WILLIAMSON — A special election will be held tomorrow to authorize or deny the Fire Department Services Levy in Mingo County. Registered voters may visit the polls between the hours of 6:30 a.m. and 7:30 p.m. Votes will be tabulated by the Mingo County Commission and the Mingo County Clerk’s office following the election.
The sample ballot furnished by Mingo County Clerk, Jim Hatfield, states the following information about the fire levy:
“This is a Special Election to authorize a fire levy for the 5 fiscal years ending on July 1, 2014 – July 1, 2018 and for the purpose of necessary Fire Department Services according to the order of the Mingo County Commission entered on the 8th day of January, 2013.”
“Expenditures allowed for this levy include fire station construction, improvement and maintenance to the fire department buildings and grounds, the purchase of maintenance of fire trucks and other support vehicles and expenses related thereto; workers compensation coverage for firefighters, necessary insurance coverage for the operation of departments, emergency and communication equipment, firefighter uniforms and gear, office equipment and supplies, training and educational costs for firefighters, administrative expenses, accounting and audit expenses, departmental utilities, and expenditures to improve Mingo County fire protection and to obtain Nation Fire Protection Standards.”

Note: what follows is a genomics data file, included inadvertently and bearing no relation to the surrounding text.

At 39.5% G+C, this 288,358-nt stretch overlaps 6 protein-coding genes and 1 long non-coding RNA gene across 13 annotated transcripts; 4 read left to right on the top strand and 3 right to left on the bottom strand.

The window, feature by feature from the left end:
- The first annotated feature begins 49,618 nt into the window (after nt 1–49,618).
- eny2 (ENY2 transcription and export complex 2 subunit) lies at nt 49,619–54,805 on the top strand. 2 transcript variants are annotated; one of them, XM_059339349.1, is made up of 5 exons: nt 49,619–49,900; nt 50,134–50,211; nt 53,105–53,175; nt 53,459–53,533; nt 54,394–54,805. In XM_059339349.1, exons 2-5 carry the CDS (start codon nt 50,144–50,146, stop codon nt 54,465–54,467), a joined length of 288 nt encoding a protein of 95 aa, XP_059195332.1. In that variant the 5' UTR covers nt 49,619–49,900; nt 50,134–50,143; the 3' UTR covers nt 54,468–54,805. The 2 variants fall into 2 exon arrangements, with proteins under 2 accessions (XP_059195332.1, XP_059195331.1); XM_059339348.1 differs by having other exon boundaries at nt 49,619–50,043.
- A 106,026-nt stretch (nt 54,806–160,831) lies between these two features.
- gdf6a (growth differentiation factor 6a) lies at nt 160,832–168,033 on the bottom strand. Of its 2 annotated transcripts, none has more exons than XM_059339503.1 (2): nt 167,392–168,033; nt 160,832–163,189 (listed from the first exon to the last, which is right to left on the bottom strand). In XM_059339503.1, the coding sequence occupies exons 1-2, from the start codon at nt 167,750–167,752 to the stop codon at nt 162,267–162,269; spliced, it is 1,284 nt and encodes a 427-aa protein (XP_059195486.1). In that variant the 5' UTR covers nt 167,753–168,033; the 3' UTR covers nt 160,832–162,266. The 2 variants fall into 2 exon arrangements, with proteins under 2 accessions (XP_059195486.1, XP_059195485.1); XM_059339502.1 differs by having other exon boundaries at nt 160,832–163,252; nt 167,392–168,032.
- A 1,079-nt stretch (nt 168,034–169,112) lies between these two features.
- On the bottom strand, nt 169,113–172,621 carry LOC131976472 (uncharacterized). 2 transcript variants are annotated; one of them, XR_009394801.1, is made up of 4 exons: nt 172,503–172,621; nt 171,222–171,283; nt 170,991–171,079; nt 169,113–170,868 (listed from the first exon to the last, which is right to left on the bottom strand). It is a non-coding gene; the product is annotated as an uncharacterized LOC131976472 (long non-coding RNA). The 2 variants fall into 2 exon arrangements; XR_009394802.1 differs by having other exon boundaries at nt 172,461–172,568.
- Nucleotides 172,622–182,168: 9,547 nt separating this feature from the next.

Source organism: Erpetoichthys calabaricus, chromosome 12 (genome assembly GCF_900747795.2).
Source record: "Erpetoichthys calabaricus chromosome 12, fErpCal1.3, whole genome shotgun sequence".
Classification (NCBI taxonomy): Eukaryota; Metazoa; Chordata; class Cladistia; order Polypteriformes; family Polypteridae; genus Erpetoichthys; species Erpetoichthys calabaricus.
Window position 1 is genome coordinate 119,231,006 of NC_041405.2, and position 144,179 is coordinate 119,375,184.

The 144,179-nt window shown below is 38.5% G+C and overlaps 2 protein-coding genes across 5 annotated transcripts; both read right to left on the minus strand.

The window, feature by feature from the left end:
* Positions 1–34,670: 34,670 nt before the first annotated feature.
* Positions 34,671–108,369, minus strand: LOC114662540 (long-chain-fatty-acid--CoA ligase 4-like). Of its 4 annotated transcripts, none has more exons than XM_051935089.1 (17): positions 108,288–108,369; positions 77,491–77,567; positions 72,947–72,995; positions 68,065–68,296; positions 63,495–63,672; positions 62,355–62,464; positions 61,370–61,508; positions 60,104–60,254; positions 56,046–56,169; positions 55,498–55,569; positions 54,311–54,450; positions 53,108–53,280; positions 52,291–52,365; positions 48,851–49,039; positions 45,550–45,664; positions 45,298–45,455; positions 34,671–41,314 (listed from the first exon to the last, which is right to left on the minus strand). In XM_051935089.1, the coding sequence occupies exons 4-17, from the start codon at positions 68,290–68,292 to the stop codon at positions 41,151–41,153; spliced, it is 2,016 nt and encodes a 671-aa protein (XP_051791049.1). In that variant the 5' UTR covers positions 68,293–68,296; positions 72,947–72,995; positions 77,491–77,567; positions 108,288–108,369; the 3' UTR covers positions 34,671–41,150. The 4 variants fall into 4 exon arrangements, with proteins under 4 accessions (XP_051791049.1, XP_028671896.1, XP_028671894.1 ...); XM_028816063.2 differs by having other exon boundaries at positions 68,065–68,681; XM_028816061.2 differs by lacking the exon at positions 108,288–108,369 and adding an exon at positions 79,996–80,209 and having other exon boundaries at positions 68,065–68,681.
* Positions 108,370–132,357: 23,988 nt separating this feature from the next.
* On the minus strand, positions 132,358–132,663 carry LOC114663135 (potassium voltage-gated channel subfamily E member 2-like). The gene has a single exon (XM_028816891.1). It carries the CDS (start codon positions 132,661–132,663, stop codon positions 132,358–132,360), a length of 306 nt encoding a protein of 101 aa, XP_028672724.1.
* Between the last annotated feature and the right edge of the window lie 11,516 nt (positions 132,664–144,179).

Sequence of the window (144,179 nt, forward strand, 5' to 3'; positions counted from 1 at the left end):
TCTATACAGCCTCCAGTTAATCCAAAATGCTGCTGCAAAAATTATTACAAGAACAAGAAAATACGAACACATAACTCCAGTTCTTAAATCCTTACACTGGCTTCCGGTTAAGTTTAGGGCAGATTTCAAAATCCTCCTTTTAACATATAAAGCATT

“The additional levy shall be on Class I property, 2.34 cents; Class II property, 4.68 cents; Class III property, 9.36 cents; and Class IV property, 9.36 cents.”
Brian Casto, the Fire Chief of the Matewan Volunteer Fire Department who is also employed as a WV State Fire Marshal, provided information regarding the estimated cost for property owners should the levy pass. As previously stated in this article, the raise is a minimal amount of pennies on the dollar. For instance, if your yearly tax bill is in the range of $401 - $500, the increase is estimated to be in the vicinity of $16.88 - $21.10. This is based on an average of $4.22 per $100.
The levy was up for election in 2011 but failed to pass by a slim margin. A 60 percent majority of those who vote has to be in favor of the levy before it will go into effect.